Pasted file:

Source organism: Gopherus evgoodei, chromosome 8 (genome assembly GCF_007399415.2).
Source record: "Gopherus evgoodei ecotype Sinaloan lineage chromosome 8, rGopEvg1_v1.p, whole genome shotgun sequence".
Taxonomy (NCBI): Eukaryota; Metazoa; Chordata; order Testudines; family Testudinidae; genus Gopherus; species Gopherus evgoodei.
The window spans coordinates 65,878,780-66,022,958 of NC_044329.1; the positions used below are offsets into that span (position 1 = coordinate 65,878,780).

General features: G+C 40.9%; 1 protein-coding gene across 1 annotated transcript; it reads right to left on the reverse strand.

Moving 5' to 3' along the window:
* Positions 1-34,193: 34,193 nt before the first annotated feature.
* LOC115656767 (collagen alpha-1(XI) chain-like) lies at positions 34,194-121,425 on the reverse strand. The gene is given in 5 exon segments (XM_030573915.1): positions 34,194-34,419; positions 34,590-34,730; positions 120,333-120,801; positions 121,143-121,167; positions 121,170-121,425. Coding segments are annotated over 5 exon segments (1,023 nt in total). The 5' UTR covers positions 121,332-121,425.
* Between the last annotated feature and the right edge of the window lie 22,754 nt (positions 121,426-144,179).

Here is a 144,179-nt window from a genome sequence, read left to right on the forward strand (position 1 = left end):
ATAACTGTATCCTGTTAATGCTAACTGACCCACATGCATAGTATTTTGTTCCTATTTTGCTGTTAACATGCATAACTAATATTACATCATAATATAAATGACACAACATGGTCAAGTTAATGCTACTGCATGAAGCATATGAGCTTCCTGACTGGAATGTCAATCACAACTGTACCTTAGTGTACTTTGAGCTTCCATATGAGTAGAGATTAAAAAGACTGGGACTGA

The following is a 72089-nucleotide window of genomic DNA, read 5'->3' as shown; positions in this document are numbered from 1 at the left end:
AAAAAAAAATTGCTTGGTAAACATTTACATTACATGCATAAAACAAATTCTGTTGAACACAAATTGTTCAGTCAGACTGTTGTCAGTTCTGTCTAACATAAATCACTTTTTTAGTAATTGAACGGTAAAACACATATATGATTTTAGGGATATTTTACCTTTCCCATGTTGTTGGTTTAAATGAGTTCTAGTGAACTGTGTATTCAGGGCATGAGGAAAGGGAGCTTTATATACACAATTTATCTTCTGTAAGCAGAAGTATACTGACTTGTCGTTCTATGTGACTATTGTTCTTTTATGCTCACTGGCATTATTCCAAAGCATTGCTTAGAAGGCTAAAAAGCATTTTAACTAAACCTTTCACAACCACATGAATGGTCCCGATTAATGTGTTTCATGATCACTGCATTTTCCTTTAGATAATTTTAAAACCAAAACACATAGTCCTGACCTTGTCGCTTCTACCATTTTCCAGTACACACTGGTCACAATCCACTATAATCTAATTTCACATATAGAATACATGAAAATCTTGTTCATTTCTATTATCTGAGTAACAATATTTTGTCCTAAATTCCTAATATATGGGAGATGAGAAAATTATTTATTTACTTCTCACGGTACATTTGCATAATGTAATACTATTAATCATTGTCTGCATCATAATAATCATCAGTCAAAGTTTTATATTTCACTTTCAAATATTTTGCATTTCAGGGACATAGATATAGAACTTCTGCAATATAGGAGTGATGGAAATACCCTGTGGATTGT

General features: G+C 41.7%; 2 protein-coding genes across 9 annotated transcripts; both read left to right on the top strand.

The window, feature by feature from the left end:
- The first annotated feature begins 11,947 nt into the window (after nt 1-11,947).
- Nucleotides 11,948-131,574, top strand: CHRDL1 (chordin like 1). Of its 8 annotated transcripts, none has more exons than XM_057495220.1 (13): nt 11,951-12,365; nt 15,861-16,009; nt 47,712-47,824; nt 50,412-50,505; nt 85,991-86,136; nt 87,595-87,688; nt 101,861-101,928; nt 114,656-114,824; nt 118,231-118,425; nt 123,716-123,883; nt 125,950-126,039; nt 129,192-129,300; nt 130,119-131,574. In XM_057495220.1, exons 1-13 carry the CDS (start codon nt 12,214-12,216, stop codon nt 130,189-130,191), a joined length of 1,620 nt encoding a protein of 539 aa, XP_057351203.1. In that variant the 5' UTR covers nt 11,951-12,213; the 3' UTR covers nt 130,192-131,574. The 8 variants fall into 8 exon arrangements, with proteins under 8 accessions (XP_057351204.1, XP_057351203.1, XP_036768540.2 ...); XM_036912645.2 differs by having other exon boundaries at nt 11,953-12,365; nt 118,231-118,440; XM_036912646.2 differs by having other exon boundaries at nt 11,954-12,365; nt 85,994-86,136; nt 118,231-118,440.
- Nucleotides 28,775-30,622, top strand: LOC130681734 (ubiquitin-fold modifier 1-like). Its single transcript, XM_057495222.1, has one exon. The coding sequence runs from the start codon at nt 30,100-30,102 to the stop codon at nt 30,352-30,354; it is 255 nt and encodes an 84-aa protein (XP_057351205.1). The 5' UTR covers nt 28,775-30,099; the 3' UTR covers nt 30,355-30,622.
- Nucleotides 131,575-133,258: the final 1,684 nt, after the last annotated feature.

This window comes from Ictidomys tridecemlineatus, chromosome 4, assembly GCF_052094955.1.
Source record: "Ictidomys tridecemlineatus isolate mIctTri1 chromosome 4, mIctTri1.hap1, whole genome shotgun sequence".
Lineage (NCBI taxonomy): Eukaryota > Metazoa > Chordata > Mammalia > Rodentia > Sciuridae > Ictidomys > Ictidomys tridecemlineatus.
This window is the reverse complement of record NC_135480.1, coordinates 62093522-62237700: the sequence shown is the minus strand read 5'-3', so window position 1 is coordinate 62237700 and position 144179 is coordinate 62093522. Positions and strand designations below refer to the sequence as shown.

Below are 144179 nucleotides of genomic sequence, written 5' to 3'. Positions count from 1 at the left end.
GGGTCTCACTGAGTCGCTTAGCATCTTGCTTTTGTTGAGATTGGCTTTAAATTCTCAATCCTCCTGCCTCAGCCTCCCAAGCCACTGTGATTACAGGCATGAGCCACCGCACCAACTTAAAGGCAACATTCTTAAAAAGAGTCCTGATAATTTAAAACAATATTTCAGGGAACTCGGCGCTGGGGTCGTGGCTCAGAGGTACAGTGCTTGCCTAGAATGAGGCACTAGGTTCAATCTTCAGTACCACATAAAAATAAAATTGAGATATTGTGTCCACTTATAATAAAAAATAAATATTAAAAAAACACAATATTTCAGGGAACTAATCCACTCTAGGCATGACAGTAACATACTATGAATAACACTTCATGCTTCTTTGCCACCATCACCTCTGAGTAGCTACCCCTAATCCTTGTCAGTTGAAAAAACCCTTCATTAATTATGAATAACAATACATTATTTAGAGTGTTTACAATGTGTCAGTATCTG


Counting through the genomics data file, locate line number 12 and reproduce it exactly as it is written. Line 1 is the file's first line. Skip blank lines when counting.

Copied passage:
The following is a 72089-nucleotide window of genomic DNA, read 5'->3' as shown; positions in this document are numbered from 1 at the left end: